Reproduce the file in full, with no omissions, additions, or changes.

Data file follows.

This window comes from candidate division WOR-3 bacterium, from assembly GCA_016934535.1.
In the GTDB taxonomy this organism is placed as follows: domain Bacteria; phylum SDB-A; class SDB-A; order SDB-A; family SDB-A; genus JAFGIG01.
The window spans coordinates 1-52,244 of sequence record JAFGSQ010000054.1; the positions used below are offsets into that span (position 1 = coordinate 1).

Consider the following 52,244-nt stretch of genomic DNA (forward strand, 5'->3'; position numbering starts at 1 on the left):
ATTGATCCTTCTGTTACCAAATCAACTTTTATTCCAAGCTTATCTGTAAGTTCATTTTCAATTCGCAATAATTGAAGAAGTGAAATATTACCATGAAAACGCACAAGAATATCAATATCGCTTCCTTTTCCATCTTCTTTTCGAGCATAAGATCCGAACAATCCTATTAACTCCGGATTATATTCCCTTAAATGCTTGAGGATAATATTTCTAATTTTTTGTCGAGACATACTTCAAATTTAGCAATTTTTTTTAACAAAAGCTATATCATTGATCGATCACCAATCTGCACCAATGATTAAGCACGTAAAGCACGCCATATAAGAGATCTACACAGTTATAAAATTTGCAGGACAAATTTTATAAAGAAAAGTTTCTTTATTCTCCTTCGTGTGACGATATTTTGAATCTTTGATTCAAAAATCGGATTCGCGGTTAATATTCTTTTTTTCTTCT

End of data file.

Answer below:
This window comes from candidate division WOR-3 bacterium, from assembly GCA_016934535.1.
In the GTDB taxonomy this organism is placed as follows: domain Bacteria; phylum SDB-A; class SDB-A; order SDB-A; family SDB-A; genus JAFGIG01.
The window spans coordinates 1-52,244 of sequence record JAFGSQ010000054.1; the positions used below are offsets into that span (position 1 = coordinate 1).

Consider the following 52,244-nt stretch of genomic DNA (forward strand, 5'->3'; position numbering starts at 1 on the left):
ATTGATCCTTCTGTTACCAAATCAACTTTTATTCCAAGCTTATCTGTAAGTTCATTTTCAATTCGCAATAATTGAAGAAGTGAAATATTACCATGAAAACGCACAAGAATATCAATATCGCTTCCTTTTCCATCTTCTTTTCGAGCATAAGATCCGAACAATCCTATTAACTCCGGATTATATTCCCTTAAATGCTTGAGGATAATATTTCTAATTTTTTGTCGAGACATACTTCAAATTTAGCAATTTTTTTTAACAAAAGCTATATCATTGATCGATCACCAATCTGCACCAATGATTAAGCACGTAAAGCACGCCATATAAGAGATCTACACAGTTATAAAATTTGCAGGACAAATTTTATAAAGAAAAGTTTCTTTATTCTCCTTCGTGTGACGATATTTTGAATCTTTGATTCAAAAATCGGATTCGCGGTTAATATTCTTTTTTTCTTCT